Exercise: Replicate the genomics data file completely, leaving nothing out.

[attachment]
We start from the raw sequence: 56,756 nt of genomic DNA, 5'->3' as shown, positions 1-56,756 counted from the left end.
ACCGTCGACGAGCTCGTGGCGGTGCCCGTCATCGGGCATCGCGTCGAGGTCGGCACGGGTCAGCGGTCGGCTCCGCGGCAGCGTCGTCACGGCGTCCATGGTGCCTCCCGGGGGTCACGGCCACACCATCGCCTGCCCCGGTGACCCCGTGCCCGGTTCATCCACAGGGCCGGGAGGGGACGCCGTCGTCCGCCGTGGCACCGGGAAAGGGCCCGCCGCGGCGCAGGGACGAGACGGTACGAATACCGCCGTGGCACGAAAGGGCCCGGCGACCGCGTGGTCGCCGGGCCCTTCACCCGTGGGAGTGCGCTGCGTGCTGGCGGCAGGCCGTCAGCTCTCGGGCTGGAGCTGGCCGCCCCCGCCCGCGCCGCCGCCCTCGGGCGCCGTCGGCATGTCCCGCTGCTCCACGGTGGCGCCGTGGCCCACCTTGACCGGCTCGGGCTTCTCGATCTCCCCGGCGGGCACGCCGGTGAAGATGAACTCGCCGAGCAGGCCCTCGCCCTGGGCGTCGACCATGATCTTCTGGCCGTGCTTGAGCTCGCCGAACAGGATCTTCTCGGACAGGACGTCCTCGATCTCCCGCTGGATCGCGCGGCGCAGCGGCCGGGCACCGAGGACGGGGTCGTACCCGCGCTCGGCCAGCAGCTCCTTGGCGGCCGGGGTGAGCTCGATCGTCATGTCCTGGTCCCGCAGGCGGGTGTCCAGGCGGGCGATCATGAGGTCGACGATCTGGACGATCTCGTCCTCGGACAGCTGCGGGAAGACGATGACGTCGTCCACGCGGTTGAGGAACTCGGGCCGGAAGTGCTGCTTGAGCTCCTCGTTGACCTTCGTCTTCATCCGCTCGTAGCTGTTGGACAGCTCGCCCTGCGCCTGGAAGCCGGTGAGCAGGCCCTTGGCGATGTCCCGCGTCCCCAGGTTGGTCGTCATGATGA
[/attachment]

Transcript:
We start from the raw sequence: 56,756 nt of genomic DNA, 5'->3' as shown, positions 1-56,756 counted from the left end.
ACCGTCGACGAGCTCGTGGCGGTGCCCGTCATCGGGCATCGCGTCGAGGTCGGCACGGGTCAGCGGTCGGCTCCGCGGCAGCGTCGTCACGGCGTCCATGGTGCCTCCCGGGGGTCACGGCCACACCATCGCCTGCCCCGGTGACCCCGTGCCCGGTTCATCCACAGGGCCGGGAGGGGACGCCGTCGTCCGCCGTGGCACCGGGAAAGGGCCCGCCGCGGCGCAGGGACGAGACGGTACGAATACCGCCGTGGCACGAAAGGGCCCGGCGACCGCGTGGTCGCCGGGCCCTTCACCCGTGGGAGTGCGCTGCGTGCTGGCGGCAGGCCGTCAGCTCTCGGGCTGGAGCTGGCCGCCCCCGCCCGCGCCGCCGCCCTCGGGCGCCGTCGGCATGTCCCGCTGCTCCACGGTGGCGCCGTGGCCCACCTTGACCGGCTCGGGCTTCTCGATCTCCCCGGCGGGCACGCCGGTGAAGATGAACTCGCCGAGCAGGCCCTCGCCCTGGGCGTCGACCATGATCTTCTGGCCGTGCTTGAGCTCGCCGAACAGGATCTTCTCGGACAGGACGTCCTCGATCTCCCGCTGGATCGCGCGGCGCAGCGGCCGGGCACCGAGGACGGGGTCGTACCCGCGCTCGGCCAGCAGCTCCTTGGCGGCCGGGGTGAGCTCGATCGTCATGTCCTGGTCCCGCAGGCGGGTGTCCAGGCGGGCGATCATGAGGTCGACGATCTGGACGATCTCGTCCTCGGACAGCTGCGGGAAGACGATGACGTCGTCCACGCGGTTGAGGAACTCGGGCCGGAAGTGCTGCTTGAGCTCCTCGTTGACCTTCGTCTTCATCCGCTCGTAGCTGTTGGACAGCTCGCCCTGCGCCTGGAAGCCGGTGAGCAGGCCCTTGGCGATGTCCCGCGTCCCCAGGTTGGTCGTCATGATGA